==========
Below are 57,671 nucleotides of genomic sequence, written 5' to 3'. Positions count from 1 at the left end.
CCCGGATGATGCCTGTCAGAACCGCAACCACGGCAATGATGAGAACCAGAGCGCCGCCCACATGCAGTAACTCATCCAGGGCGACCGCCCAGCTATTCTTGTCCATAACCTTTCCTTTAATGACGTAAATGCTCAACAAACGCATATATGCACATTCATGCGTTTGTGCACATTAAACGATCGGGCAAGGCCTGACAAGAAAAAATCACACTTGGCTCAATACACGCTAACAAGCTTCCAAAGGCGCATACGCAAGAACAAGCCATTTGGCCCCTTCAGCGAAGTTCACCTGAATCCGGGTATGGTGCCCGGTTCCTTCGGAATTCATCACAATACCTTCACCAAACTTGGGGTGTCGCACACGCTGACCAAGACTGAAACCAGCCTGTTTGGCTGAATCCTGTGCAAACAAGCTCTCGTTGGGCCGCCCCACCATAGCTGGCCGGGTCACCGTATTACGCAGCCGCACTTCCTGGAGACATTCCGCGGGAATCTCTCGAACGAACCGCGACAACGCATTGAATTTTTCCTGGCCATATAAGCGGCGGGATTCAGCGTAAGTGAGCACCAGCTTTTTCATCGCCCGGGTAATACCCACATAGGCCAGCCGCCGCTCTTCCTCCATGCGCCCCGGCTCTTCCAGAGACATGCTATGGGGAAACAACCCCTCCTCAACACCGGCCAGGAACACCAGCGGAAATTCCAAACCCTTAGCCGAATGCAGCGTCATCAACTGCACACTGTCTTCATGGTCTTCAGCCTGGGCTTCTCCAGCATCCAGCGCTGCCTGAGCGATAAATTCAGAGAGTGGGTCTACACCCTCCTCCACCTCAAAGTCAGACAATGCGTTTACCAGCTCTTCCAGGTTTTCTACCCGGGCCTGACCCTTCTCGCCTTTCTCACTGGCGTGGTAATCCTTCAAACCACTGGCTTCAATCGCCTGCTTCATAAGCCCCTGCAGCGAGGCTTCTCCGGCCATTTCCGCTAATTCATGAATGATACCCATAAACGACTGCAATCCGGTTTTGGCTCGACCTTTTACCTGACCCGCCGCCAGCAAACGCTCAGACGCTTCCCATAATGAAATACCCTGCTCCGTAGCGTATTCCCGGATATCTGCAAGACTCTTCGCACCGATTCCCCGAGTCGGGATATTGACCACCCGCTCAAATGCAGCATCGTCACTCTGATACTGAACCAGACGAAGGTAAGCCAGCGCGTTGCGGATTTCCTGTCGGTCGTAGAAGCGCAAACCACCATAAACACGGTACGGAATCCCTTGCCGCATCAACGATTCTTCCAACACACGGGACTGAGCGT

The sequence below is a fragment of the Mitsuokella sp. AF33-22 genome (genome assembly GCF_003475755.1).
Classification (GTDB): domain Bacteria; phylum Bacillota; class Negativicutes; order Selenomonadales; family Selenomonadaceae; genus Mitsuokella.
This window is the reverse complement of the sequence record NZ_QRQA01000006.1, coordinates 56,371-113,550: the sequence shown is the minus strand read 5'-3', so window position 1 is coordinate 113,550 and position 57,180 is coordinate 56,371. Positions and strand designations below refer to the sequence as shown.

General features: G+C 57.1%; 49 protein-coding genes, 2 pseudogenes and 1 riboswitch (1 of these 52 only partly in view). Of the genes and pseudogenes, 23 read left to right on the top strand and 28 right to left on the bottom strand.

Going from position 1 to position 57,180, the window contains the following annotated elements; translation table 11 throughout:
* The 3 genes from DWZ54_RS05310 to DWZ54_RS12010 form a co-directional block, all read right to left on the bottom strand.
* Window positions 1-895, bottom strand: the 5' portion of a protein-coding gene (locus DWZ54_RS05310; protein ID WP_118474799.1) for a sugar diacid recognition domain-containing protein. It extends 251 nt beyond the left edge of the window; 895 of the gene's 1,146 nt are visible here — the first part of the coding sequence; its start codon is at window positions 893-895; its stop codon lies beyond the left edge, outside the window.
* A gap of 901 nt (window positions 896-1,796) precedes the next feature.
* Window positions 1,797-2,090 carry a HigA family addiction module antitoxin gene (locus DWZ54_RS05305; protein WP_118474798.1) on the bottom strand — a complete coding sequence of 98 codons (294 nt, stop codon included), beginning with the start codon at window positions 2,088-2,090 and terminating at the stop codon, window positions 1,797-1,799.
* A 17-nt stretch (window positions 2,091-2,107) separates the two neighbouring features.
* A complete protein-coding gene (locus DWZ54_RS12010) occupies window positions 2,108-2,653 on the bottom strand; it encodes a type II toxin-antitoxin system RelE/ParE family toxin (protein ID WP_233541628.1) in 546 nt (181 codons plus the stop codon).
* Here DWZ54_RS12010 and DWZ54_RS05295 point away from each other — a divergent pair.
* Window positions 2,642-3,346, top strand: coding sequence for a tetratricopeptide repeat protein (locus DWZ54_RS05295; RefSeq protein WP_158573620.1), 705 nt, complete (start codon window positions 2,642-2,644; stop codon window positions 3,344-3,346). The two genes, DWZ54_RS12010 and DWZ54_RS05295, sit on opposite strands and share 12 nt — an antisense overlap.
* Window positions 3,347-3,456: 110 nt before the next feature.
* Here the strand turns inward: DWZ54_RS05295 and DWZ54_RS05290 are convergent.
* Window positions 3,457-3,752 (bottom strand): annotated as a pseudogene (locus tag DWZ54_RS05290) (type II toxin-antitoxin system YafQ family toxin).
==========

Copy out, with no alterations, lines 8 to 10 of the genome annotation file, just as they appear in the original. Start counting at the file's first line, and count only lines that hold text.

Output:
* The 3 genes from DWZ54_RS05310 to DWZ54_RS12010 form a co-directional block, all read right to left on the bottom strand.
* Window positions 1-895, bottom strand: the 5' portion of a protein-coding gene (locus DWZ54_RS05310; protein ID WP_118474799.1) for a sugar diacid recognition domain-containing protein. It extends 251 nt beyond the left edge of the window; 895 of the gene's 1,146 nt are visible here — the first part of the coding sequence; its start codon is at window positions 893-895; its stop codon lies beyond the left edge, outside the window.
* A gap of 901 nt (window positions 896-1,796) precedes the next feature.